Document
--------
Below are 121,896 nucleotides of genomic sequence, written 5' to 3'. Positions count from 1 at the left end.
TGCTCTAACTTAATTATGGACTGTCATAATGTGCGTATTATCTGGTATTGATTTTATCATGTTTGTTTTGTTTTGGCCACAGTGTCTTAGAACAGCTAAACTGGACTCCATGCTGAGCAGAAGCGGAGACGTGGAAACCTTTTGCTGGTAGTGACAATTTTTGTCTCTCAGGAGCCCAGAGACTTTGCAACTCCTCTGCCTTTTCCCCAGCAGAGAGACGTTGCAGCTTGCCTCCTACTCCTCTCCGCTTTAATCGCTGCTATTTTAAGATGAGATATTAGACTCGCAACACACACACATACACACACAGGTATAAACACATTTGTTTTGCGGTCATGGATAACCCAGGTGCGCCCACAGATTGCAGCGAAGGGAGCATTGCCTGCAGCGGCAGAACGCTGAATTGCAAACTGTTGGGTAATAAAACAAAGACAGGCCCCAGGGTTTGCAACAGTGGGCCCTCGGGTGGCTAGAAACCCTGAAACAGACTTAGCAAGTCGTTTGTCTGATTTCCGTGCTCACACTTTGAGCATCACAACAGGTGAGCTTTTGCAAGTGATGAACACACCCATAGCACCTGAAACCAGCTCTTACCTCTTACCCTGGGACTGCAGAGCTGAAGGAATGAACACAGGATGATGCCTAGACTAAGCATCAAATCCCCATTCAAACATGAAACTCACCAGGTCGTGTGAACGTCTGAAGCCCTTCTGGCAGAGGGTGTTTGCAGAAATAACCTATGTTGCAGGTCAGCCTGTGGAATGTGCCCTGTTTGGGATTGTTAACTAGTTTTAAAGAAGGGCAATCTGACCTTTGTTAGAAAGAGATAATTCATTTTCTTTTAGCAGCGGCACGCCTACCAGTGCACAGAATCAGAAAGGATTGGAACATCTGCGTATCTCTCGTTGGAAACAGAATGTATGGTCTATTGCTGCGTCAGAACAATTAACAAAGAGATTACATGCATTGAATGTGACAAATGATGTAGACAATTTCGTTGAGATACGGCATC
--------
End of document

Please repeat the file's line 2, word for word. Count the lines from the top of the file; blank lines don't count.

TGCTCTAACTTAATTATGGACTGTCATAATGTGCGTATTATCTGGTATTGATTTTATCATGTTTGTTTTGTTTTGGCCACAGTGTCTTAGAACAGCTAAACTGGACTCCATGCTGAGCAGAAGCGGAGACGTGGAAACCTTTTGCTGGTAGTGACAATTTTTGTCTCTCAGGAGCCCAGAGACTTTGCAACTCCTCTGCCTTTTCCCCAGCAGAGAGACGTTGCAGCTTGCCTCCTACTCCTCTCCGCTTTAATCGCTGCTATTTTAAGATGAGATATTAGACTCGCAACACACACACATACACACACAGGTATAAACACATTTGTTTTGCGGTCATGGATAACCCAGGTGCGCCCACAGATTGCAGCGAAGGGAGCATTGCCTGCAGCGGCAGAACGCTGAATTGCAAACTGTTGGGTAATAAAACAAAGACAGGCCCCAGGGTTTGCAACAGTGGGCCCTCGGGTGGCTAGAAACCCTGAAACAGACTTAGCAAGTCGTTTGTCTGATTTCCGTGCTCACACTTTGAGCATCACAACAGGTGAGCTTTTGCAAGTGATGAACACACCCATAGCACCTGAAACCAGCTCTTACCTCTTACCCTGGGACTGCAGAGCTGAAGGAATGAACACAGGATGATGCCTAGACTAAGCATCAAATCCCCATTCAAACATGAAACTCACCAGGTCGTGTGAACGTCTGAAGCCCTTCTGGCAGAGGGTGTTTGCAGAAATAACCTATGTTGCAGGTCAGCCTGTGGAATGTGCCCTGTTTGGGATTGTTAACTAGTTTTAAAGAAGGGCAATCTGACCTTTGTTAGAAAGAGATAATTCATTTTCTTTTAGCAGCGGCACGCCTACCAGTGCACAGAATCAGAAAGGATTGGAACATCTGCGTATCTCTCGTTGGAAACAGAATGTATGGTCTATTGCTGCGTCAGAACAATTAACAAAGAGATTACATGCATTGAATGTGACAAATGATGTAGACAATTTCGTTGAGATACGGCATC